YEREVAN -- Three people have been put under arrest after scuffles between Armenian police and opposition supporters trying to enter a Yerevan square that has traditionally been the country's main venue for political gatherings, RFE/RL's Armenian Service reports.
Some 50 supporters of the opposition Armenian National Congress (HAK) clashed on May 31 with riot police as the demonstrators attempted to enter Liberty Square in downtown Yerevan.
More than a dozen of them were forced into police vans and driven to a nearby police station. Also detained on the spot were three journalists working for newspapers critical of the Armenian government.
All but three of those arrested were set free several hours later. The police department of Yerevan's central Kentron district declined to give precise reasons for detaining them.
Two HAK supporters and a journalist, Ani Gevorgian of the pro-opposition daily "Haykakan zhamanak," remain in police custody.
Colonel Robert Melkonian, the chief of the national riot police, defended the use of force. "They are coming in groups to stage protests here. What for?" he told RFE/RL's Armenian Service.
"These people have the right to rest," Melkonian said, pointing to other Yerevan residents who were allowed into the square. "See, there are more than 100 people enjoying themselves here. There are whole families, children."
The square facing the city's massive Opera House was reopened late last week, 21 months after it was closed due to the construction of a large underground parking garage beneath the plaza. President Serzh Sarkisian personally inaugurated the new facility together with top executives of the Italian company that built it.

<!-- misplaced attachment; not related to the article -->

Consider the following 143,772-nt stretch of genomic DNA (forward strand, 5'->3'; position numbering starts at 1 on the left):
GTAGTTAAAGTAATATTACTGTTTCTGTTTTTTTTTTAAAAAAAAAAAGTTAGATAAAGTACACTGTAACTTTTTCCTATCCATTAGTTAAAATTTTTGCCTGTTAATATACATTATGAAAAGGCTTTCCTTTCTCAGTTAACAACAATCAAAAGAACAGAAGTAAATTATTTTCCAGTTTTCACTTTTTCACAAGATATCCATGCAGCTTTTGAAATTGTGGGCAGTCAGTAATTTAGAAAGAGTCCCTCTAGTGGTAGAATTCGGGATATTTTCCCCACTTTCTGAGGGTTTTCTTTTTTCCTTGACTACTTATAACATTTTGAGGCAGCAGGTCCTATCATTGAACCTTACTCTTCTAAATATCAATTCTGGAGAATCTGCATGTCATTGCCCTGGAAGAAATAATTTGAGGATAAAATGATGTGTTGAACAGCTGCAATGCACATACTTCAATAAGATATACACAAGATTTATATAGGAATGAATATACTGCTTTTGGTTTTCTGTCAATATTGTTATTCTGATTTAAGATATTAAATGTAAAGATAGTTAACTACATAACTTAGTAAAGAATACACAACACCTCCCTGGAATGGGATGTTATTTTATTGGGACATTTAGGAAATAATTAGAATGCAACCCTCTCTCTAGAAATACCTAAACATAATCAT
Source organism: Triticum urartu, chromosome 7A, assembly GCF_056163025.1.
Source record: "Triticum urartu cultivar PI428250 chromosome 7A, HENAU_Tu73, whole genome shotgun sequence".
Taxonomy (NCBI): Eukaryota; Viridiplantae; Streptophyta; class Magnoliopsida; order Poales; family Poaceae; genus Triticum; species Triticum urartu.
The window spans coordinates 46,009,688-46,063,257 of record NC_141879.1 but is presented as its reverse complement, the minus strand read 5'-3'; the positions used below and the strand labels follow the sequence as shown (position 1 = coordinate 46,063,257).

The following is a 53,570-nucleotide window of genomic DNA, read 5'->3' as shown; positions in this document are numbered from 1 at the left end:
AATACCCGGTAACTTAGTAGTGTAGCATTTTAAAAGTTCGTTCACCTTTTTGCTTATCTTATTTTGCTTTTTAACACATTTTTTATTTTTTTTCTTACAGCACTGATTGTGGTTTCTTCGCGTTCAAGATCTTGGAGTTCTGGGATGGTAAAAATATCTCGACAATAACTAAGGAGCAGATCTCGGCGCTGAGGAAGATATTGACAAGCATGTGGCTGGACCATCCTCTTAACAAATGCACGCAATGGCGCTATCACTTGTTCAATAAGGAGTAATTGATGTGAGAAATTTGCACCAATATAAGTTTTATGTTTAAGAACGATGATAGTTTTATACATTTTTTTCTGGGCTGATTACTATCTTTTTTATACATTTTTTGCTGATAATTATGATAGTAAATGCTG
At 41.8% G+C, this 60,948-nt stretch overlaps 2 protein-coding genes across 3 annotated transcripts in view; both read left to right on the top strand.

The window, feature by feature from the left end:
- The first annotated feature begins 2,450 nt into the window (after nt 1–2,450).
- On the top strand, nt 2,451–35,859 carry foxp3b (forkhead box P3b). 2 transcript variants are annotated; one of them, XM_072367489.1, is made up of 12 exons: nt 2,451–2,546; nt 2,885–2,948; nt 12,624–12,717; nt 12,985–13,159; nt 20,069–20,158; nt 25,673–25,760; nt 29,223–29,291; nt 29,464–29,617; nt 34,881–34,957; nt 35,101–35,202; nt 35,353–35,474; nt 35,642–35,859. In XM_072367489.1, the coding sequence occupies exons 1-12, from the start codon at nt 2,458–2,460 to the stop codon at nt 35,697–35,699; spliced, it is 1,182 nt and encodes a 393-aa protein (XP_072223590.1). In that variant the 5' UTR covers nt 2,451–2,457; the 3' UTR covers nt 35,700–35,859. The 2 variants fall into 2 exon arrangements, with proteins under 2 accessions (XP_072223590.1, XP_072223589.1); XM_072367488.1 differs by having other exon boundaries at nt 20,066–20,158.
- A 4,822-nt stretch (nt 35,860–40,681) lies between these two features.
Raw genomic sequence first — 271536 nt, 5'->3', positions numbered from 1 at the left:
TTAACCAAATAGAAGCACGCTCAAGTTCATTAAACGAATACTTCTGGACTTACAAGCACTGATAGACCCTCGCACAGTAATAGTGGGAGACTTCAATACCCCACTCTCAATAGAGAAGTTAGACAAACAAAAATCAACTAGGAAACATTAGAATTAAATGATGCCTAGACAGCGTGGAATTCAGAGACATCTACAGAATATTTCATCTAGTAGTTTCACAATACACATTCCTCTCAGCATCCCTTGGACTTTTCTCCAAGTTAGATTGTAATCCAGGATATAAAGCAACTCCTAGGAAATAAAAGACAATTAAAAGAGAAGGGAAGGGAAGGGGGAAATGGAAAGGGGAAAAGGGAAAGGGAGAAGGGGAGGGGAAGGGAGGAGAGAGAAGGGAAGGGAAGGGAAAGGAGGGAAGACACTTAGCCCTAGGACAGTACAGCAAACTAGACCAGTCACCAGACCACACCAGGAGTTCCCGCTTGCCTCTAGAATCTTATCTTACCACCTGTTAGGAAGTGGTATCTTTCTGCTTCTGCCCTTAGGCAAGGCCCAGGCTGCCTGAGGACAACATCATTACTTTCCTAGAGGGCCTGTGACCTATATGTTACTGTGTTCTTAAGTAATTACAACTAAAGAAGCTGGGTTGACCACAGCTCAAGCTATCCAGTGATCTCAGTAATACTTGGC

Small groups of HAK activists and supporters have tried unsuccessfully to gather at Liberty Square since May 28. Six of them, including the HAK's foreign-policy spokesman, Vladimir Karapetian, were detained by police for several hours on May 30.
Karapetian denounced the arrests as illegal and insisted the oppositionists did not intend to hold a demonstration there. "We just wanted to stroll there," he told RFE/RL before the confrontation.
A police statement said Karapetian was taken to the Kentron police headquarters because he had urged passersby to hold an unsanctioned rally. It also claimed that six other oppositionists had shouted abuse at police officers.
Liberty Square was the site of a 10-day nonstop demonstration organized by former President Levon Ter-Petrossian following the disputed presidential election in February 2008.
A predawn police assault on an opposition tent camp there sparked clashes between opposition protesters and security forces elsewhere in central Yerevan on March 1, 2008. Ten people were killed and more than 200 others injured in the violence.
The square was dug up and closed to the public several months later. The Ter-Petrossian-led opposition has had to rally supporters in a less convenient, smaller square since then.